A non-metallic solvent used as an insecticide has been turned into a superconductor by researchers in the US.
A team lead by Choong-Shik Yoo, professor of chemistry and Institute for Shock Physics at Washington State University, has turned carbon disulphide into a material capable of transmitting electrical current with none of the resistance seen in conventional conductors.
The discovery is surprising as typically non-metallic molecules are too far apart from each other – three times farther apart than metal molecules – for electrical energy to move across them.
The team, including researchers at the Carnegie Institution of Washington, compressed the compound in a diamond anvil cell to 50,000 atmospheres, a pressure equivalent to that found 600 miles into the Earth, as well as chilling the compound to 6.5 degrees Kelvin, or nearly -266°C.
The pressure and temperature caused the compound to start acting like a metal, taking on properties like magnetism, a high energy density, and superhardness as its molecules reassembled in three-dimensional structures like those found in diamonds.
In a study that appears in yesterday’s issue of the Proceedings of the National Academy of Sciences, Yoo and doctoral student Ranga Dias explain how the carbon disulfide molecules rearrange into a lattice structure in which the natural vibrations of the molecules can help electrons move so well the material becomes a resistance-free superconductor.
"It is an important discovery that will attract a lot of attention from many scientific communities; physics, chemistry, and materials science," says Yoo. "What makes this discovery special is that it seems counter to the understanding of how superconductivity normally works."
Usually superconductivity is present in highly ordered molecular structures, but in carbon disulfide superconductivity arises from a highly disordered state, which is rare.
Even more surprising, this disordered structure is preceded by a magnetically ordered state, which undergoes a structural change into the disorganized configuration when superconducting starts.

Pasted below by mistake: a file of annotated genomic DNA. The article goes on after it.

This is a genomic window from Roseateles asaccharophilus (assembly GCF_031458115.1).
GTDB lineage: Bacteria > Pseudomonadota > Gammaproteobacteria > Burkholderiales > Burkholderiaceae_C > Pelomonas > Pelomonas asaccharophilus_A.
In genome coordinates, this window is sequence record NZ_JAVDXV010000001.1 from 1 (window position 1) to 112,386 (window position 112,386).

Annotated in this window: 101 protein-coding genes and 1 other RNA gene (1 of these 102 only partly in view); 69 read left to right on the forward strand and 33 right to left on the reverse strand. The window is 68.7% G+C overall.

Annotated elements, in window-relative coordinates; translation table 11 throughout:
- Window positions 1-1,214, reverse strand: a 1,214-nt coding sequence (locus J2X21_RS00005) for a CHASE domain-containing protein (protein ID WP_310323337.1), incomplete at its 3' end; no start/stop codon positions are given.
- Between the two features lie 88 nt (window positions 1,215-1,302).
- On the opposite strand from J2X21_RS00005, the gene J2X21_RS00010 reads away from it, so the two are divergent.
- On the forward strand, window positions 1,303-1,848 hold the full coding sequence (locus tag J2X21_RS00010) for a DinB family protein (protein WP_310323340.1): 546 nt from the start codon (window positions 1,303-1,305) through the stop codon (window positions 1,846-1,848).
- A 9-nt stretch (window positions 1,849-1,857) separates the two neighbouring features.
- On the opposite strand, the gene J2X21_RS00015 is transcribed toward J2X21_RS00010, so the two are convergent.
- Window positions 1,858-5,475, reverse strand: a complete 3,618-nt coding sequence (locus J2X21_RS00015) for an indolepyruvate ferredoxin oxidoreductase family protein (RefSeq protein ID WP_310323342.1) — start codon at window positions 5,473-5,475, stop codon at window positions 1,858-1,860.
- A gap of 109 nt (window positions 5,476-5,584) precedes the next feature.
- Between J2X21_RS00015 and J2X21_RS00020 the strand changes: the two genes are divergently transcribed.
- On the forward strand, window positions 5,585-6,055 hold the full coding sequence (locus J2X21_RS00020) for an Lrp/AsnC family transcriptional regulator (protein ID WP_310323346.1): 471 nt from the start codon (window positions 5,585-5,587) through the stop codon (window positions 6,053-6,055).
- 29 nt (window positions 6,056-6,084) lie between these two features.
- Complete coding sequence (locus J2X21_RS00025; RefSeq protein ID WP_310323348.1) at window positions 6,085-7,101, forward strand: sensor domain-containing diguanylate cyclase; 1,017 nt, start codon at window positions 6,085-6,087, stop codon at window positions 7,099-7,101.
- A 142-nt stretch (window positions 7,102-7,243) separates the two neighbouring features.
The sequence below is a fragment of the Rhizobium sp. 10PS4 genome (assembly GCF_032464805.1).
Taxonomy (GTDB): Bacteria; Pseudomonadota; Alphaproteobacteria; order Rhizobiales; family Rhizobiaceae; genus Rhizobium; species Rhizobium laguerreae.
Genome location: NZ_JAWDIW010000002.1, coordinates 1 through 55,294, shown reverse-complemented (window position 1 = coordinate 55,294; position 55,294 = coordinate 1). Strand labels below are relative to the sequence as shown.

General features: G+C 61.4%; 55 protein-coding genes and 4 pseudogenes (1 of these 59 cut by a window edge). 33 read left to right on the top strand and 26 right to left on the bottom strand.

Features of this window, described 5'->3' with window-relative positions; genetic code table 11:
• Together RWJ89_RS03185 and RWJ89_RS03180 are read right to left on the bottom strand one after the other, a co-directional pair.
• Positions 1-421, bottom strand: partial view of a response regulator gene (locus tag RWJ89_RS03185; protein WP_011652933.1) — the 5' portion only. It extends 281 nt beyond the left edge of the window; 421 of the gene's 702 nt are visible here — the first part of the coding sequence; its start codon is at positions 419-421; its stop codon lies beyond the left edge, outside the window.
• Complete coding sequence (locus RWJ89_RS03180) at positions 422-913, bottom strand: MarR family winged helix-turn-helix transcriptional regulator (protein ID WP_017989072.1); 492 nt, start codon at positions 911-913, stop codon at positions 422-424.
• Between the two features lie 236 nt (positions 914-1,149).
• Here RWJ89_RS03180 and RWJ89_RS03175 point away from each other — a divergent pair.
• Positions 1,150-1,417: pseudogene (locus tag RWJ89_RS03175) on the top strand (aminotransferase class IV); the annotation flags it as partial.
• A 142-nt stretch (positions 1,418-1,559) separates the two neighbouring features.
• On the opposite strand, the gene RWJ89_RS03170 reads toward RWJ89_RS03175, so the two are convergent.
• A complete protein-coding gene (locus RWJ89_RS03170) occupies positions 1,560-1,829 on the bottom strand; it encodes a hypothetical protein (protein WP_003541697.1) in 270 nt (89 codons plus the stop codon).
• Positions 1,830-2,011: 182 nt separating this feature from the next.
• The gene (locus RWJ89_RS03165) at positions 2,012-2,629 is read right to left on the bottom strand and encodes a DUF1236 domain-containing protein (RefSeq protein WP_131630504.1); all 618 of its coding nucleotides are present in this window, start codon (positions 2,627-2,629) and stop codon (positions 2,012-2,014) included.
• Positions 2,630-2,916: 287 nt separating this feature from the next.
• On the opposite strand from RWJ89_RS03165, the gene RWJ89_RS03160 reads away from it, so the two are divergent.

"These results show the interplay between superconductivity, magnetism and structural disorder," says Carnegie Institution researcher Viktor Struzhkin. "We are already at work searching for other highly conducting states in similar molecular systems in close collaboration with Professor Choong-Shik Yoo's team."
The field of superconductivity has a wide variety of potentially revolutionary applications, including powerful electromagnets, vehicle propulsion, power storage and vastly more efficient power transmission.
Yoo's research provides new insight into how superconductivity works in unconventional materials, an area that has intrigued scientists for several decades, he says.
These unconventional materials are typically made of atoms with lower atomic weights that let them vibrate at higher frequencies, increasing their potential as superconductors at higher temperatures.
Yoo acknowledges that electronic materials are not about to be cooled to near absolute zero or subjected to extreme pressures, but he says this work could point the way to creating similar properties under more ordinary conditions.
"This research will provide the vehicle for people to be clever in developing superconductors by understanding the fundamentals that guide them," says Yoo.